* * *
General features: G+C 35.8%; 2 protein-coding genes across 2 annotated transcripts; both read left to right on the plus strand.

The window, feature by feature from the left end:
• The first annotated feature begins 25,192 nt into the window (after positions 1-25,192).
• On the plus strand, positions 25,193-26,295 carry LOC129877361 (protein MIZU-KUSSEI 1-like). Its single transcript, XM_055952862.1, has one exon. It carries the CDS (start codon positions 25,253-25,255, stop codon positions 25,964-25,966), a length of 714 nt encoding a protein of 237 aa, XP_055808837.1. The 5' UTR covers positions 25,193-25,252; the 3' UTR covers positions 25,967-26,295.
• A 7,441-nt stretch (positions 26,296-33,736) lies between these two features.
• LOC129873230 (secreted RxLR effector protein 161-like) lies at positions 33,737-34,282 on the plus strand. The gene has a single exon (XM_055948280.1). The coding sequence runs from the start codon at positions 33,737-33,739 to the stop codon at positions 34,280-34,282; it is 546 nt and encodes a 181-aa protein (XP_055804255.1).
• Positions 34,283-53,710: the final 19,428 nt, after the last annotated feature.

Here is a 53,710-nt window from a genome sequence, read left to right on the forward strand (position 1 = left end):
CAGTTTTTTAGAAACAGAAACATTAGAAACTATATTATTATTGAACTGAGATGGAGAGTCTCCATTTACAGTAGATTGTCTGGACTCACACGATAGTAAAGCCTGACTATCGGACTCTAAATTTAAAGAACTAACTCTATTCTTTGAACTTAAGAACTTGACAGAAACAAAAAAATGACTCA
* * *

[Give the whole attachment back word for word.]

General features: G+C 35.8%; 2 protein-coding genes across 2 annotated transcripts; both read left to right on the plus strand.

The window, feature by feature from the left end:
• The first annotated feature begins 25,192 nt into the window (after positions 1-25,192).
• On the plus strand, positions 25,193-26,295 carry LOC129877361 (protein MIZU-KUSSEI 1-like). Its single transcript, XM_055952862.1, has one exon. It carries the CDS (start codon positions 25,253-25,255, stop codon positions 25,964-25,966), a length of 714 nt encoding a protein of 237 aa, XP_055808837.1. The 5' UTR covers positions 25,193-25,252; the 3' UTR covers positions 25,967-26,295.
• A 7,441-nt stretch (positions 26,296-33,736) lies between these two features.
• LOC129873230 (secreted RxLR effector protein 161-like) lies at positions 33,737-34,282 on the plus strand. The gene has a single exon (XM_055948280.1). The coding sequence runs from the start codon at positions 33,737-33,739 to the stop codon at positions 34,280-34,282; it is 546 nt and encodes a 181-aa protein (XP_055804255.1).
• Positions 34,283-53,710: the final 19,428 nt, after the last annotated feature.

Here is a 53,710-nt window from a genome sequence, read left to right on the forward strand (position 1 = left end):
CAGTTTTTTAGAAACAGAAACATTAGAAACTATATTATTATTGAACTGAGATGGAGAGTCTCCATTTACAGTAGATTGTCTGGACTCACACGATAGTAAAGCCTGACTATCGGACTCTAAATTTAAAGAACTAACTCTATTCTTTGAACTTAAGAACTTGACAGAAACAAAAAAATGACTCA